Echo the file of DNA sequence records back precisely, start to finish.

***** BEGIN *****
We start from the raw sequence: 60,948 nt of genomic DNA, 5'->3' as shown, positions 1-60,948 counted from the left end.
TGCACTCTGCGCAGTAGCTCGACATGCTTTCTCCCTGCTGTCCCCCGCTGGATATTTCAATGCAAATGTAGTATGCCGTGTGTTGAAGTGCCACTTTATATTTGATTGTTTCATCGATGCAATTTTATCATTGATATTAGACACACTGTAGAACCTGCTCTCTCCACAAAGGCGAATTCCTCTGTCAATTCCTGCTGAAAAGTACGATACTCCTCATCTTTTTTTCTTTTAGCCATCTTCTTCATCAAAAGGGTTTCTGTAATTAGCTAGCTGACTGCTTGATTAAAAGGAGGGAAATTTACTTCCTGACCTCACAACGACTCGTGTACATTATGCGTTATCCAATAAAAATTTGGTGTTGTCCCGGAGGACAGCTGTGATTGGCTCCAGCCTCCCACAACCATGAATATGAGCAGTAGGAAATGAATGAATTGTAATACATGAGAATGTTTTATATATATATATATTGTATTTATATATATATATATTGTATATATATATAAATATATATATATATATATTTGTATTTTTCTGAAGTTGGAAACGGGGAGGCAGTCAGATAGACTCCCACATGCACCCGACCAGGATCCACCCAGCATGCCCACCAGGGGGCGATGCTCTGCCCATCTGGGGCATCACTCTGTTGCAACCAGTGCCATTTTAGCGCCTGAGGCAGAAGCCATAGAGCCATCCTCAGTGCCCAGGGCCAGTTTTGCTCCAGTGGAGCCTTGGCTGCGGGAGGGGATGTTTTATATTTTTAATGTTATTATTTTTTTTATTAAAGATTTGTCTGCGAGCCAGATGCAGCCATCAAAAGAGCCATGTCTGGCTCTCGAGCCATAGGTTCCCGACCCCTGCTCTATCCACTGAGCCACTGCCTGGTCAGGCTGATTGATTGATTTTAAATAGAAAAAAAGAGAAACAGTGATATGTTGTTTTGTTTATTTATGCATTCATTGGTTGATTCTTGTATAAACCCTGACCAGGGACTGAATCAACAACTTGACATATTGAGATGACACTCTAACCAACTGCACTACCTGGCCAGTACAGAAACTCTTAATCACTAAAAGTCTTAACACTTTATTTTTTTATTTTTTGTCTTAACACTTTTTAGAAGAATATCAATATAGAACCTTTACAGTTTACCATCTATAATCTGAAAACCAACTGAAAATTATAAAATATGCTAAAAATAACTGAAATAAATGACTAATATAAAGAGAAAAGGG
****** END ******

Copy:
We start from the raw sequence: 60,948 nt of genomic DNA, 5'->3' as shown, positions 1-60,948 counted from the left end.
TGCACTCTGCGCAGTAGCTCGACATGCTTTCTCCCTGCTGTCCCCCGCTGGATATTTCAATGCAAATGTAGTATGCCGTGTGTTGAAGTGCCACTTTATATTTGATTGTTTCATCGATGCAATTTTATCATTGATATTAGACACACTGTAGAACCTGCTCTCTCCACAAAGGCGAATTCCTCTGTCAATTCCTGCTGAAAAGTACGATACTCCTCATCTTTTTTTCTTTTAGCCATCTTCTTCATCAAAAGGGTTTCTGTAATTAGCTAGCTGACTGCTTGATTAAAAGGAGGGAAATTTACTTCCTGACCTCACAACGACTCGTGTACATTATGCGTTATCCAATAAAAATTTGGTGTTGTCCCGGAGGACAGCTGTGATTGGCTCCAGCCTCCCACAACCATGAATATGAGCAGTAGGAAATGAATGAATTGTAATACATGAGAATGTTTTATATATATATATATTGTATTTATATATATATATATTGTATATATATATAAATATATATATATATATATTTGTATTTTTCTGAAGTTGGAAACGGGGAGGCAGTCAGATAGACTCCCACATGCACCCGACCAGGATCCACCCAGCATGCCCACCAGGGGGCGATGCTCTGCCCATCTGGGGCATCACTCTGTTGCAACCAGTGCCATTTTAGCGCCTGAGGCAGAAGCCATAGAGCCATCCTCAGTGCCCAGGGCCAGTTTTGCTCCAGTGGAGCCTTGGCTGCGGGAGGGGATGTTTTATATTTTTAATGTTATTATTTTTTTTATTAAAGATTTGTCTGCGAGCCAGATGCAGCCATCAAAAGAGCCATGTCTGGCTCTCGAGCCATAGGTTCCCGACCCCTGCTCTATCCACTGAGCCACTGCCTGGTCAGGCTGATTGATTGATTTTAAATAGAAAAAAAGAGAAACAGTGATATGTTGTTTTGTTTATTTATGCATTCATTGGTTGATTCTTGTATAAACCCTGACCAGGGACTGAATCAACAACTTGACATATTGAGATGACACTCTAACCAACTGCACTACCTGGCCAGTACAGAAACTCTTAATCACTAAAAGTCTTAACACTTTATTTTTTTATTTTTTGTCTTAACACTTTTTAGAAGAATATCAATATAGAACCTTTACAGTTTACCATCTATAATCTGAAAACCAACTGAAAATTATAAAATATGCTAAAAATAACTGAAATAAATGACTAATATAAAGAGAAAAGGG